Precocious Children and Childish Adults: Age Inversion in Victorian Literature

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JHU Press, Jul 2, 2012 - Literary Criticism - 224 pages

Especially evident in Victorian-era writings is a rhetorical tendency to liken adults to children and children to adults. Claudia Nelson examines this literary phenomenon and explores the ways in which writers discussed the child-adult relationship during this period.

Though far from ubiquitous, the terms “child-woman,” “child-man,” and “old-fashioned child” appear often enough in Victorian writings to prompt critical questions about the motivations and meanings of such generational border crossings. Nelson carefully considers the use of these terms and connects invocations of age inversion to developments in post-Darwinian scientific thinking and attitudes about gender roles, social class, sexuality, power, and economic mobility.

She brilliantly analyzes canonical works of Charles Dickens, Charlotte Brontė, William Makepeace Thackeray, Bram Stoker, and Robert Louis Stevenson alongside lesser-known writings to demonstrate the diversity of literary age inversion and its profound influence on Victorian culture.

By considering the full context of Victorian age inversion, Precocious Children and Childish Adults illuminates the complicated pattern of anxiety and desire that creates such ambiguity in the writings of the time. Scholars of Victorian literature and culture, as well as readers interested in children’s literature, childhood studies, and gender studies, will welcome this excellent work from a major figure in the field.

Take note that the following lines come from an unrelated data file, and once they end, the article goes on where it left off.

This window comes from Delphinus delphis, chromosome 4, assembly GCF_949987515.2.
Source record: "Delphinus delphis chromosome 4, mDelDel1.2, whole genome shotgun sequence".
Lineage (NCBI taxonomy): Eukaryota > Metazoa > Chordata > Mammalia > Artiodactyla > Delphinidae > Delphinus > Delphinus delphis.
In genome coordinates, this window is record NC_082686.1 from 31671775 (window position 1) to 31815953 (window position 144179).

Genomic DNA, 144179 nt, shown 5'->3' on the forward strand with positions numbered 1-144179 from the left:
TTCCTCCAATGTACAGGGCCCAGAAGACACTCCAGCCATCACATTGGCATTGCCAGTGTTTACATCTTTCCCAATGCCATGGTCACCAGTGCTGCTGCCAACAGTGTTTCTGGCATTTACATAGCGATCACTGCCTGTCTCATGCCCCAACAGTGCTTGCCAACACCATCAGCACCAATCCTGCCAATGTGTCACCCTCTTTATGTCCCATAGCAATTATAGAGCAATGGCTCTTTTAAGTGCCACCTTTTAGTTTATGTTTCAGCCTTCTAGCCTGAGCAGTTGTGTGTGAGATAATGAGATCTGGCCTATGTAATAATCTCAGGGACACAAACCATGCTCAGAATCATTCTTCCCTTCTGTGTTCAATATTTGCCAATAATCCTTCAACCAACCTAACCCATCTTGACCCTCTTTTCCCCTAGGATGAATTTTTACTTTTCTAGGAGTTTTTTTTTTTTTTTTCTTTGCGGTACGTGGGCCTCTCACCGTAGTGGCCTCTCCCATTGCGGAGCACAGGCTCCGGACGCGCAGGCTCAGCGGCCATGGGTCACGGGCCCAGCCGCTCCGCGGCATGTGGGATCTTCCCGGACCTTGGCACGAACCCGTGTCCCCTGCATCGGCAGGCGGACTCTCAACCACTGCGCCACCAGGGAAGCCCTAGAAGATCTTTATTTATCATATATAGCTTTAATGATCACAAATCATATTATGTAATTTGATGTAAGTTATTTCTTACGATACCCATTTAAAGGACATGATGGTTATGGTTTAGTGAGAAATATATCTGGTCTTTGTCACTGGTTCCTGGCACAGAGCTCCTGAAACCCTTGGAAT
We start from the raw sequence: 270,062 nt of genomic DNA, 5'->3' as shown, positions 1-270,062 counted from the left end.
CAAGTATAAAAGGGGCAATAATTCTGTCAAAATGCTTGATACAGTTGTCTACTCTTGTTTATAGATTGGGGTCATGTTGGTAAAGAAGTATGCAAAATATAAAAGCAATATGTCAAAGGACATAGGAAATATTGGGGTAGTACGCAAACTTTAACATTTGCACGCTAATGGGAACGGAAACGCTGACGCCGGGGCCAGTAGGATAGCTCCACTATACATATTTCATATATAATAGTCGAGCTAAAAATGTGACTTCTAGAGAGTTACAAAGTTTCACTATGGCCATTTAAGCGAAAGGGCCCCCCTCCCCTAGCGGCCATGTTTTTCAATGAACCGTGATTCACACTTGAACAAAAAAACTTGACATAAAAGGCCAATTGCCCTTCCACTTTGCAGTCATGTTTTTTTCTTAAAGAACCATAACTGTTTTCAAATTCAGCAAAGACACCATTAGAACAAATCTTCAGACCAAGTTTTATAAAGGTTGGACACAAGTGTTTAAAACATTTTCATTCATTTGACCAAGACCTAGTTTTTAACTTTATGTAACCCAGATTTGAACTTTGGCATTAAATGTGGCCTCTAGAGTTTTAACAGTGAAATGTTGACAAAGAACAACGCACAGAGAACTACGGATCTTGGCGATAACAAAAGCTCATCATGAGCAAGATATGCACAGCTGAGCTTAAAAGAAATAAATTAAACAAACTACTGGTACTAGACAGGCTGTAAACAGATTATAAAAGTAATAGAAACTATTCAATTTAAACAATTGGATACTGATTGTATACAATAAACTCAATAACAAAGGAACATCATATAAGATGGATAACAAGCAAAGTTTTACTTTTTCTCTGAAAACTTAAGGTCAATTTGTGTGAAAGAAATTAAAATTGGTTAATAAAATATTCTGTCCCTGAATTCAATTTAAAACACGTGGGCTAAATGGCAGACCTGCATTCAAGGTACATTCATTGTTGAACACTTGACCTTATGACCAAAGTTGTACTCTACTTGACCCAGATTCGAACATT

Contents

Introduction
1
The OldFashioned Child and the Uncanny Double
12
The Arrested ChildMan and Social Threat
41
Women as Girls
71
Girls as Women
103
Boys as Men
135
The Adult Reader as Child
163
Notes
181
Works Cited
191
Index
203
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About the author (2012)

Claudia Nelson is a professor of English at Texas A&M University and author or editor of a number of books, including Family Ties in Victorian England; Invisible Men: Fatherhood in Victorian Periodicals, 1850–1910; the award-winning Little Strangers: Portrayals of Adoption and Foster Care in America, 1850–1929; and Boys Will Be Girls: The Feminine Ethic and British Children’s Fiction.

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